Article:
ECB chief likely to end bond-buying programme: Survey

Many analysts expect European Central Bank president Mario Draghi to set an end-date for bond purchases after next week's gathering of the governing council, or at the July session.
Many analysts expect European Central Bank president Mario Draghi to set an end-date for bond purchases after next week's gathering of the governing council, or at the July session.PHOTO: REUTERS

Analysts confident European Central Bank will phase out stimulus measures this year

FRANKFURT • Mr Mario Draghi is ready to end the European Central Bank's (ECB) bond-buying programme even if he puts off the decision for one more policy meeting, economists say in a Bloomberg survey.

Almost a third of respondents predicted the ECB chief would set an end-date for purchases after next week's gathering of the governing council, and 46 per cent said he would do so at the July session.

Either way, analysts are confident buying will be phased out this year, especially after executive board member Peter Praet confirmed a Bloomberg News report by signalling policymakers will hold their first full talks on whether to pull the plug on the stimulus tool.

"It could well be the case we are going to have a formal announcement in June rather than in July, as I had expected before Praet's speech," said economist Annamaria Grimaldi at Intesa Sanpaolo.

"If they want to be on the extra-cautious side, they could wait until July 26. However, Praet is the last of a number of members who hinted that market expectations that the asset-purchase programme will be terminated this year are realistic."

A decision to terminate the bond-buying programme would mark the first step for Mr Draghi out of crisis-fighting mode. The June 14 meeting in Latvia - one of the occasional sessions held outside Frankfurt - comes four years to the month since the ECB became the first major central bank to cut interest rates below zero.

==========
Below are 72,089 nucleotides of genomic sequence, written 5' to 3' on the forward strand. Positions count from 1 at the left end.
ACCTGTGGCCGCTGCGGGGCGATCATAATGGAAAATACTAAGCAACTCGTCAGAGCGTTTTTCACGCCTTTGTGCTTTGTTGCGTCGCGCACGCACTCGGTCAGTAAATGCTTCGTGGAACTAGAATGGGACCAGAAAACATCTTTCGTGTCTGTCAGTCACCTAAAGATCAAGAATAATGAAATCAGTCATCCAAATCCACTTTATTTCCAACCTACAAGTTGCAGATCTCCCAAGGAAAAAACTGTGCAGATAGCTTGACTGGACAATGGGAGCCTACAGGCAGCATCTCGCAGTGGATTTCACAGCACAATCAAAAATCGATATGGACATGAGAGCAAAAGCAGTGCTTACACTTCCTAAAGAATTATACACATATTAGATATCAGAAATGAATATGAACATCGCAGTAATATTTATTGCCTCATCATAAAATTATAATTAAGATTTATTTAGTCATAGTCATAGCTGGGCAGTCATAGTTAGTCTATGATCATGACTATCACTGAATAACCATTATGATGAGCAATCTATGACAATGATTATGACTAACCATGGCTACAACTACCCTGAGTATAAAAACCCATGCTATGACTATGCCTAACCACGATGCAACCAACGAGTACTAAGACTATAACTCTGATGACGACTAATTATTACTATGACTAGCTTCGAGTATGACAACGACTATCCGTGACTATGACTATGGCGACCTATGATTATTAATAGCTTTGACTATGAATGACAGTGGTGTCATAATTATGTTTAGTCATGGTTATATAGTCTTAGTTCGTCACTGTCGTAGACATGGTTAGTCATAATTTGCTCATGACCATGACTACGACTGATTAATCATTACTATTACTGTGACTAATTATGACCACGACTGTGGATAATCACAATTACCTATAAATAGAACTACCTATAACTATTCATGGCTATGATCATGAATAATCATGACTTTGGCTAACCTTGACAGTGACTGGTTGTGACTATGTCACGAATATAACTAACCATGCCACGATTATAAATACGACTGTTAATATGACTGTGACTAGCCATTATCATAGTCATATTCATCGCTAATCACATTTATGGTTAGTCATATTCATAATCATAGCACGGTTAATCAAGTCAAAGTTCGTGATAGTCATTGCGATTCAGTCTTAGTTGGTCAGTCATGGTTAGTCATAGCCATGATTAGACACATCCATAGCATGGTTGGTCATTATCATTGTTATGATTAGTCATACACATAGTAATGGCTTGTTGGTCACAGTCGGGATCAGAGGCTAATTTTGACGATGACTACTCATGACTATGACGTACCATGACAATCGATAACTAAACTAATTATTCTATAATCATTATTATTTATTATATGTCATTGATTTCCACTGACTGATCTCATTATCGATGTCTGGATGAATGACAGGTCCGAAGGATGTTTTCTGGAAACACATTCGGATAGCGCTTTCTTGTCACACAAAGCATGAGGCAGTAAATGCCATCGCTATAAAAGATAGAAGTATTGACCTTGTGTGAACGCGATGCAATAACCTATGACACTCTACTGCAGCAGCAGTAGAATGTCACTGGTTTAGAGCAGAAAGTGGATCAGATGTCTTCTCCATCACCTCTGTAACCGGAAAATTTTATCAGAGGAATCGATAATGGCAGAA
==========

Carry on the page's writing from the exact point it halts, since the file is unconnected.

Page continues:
It followed up with cheap loans to lenders and asset purchases that will total €2.6 trillion (S$4 trillion) by September. Economists predicted it will add €38 billion of debt to quantitative easing in the last three months of this year, and reinvest the proceeds from maturing bonds for another two to three years.

The ECB is still years behind the Federal Reserve in removing emergency stimulus. The US central bank slowly started lifting borrowing costs in 2015 and is on course for at least two more interest rate increases this year.

The ECB is still years behind the Federal Reserve in removing emergency stimulus. The US central bank slowly started lifting borrowing costs in 2015 and is on course for at least two more interest rate increases this year.

While Mr Praet reiterated his confidence in the euro area's economic expansion and signs that inflation is gaining traction, policymakers will have to take into account a host of risks.

Economists cited the top two concerns as political uncertainty in Italy and a global trade conflict.

Italian bond markets were rocked last week as the nation seemed to be headed for new elections that could be seen as a referendum on its euro membership, and the government that was finally formed still has the potential to run into strife with the European Union over its heavy spending plans.

Meanwhile, US President Donald Trump's administration, already embroiled in trade tensions with China, imposed steel and aluminium tariffs on the EU, Canada and Mexico on May 31.

BLOOMBERG

A version of this article appeared in the print edition of The Straits Times on June 09, 2018, with the headline 'ECB chief likely to end bond-buying programme: Survey'. Print Edition | Subscribe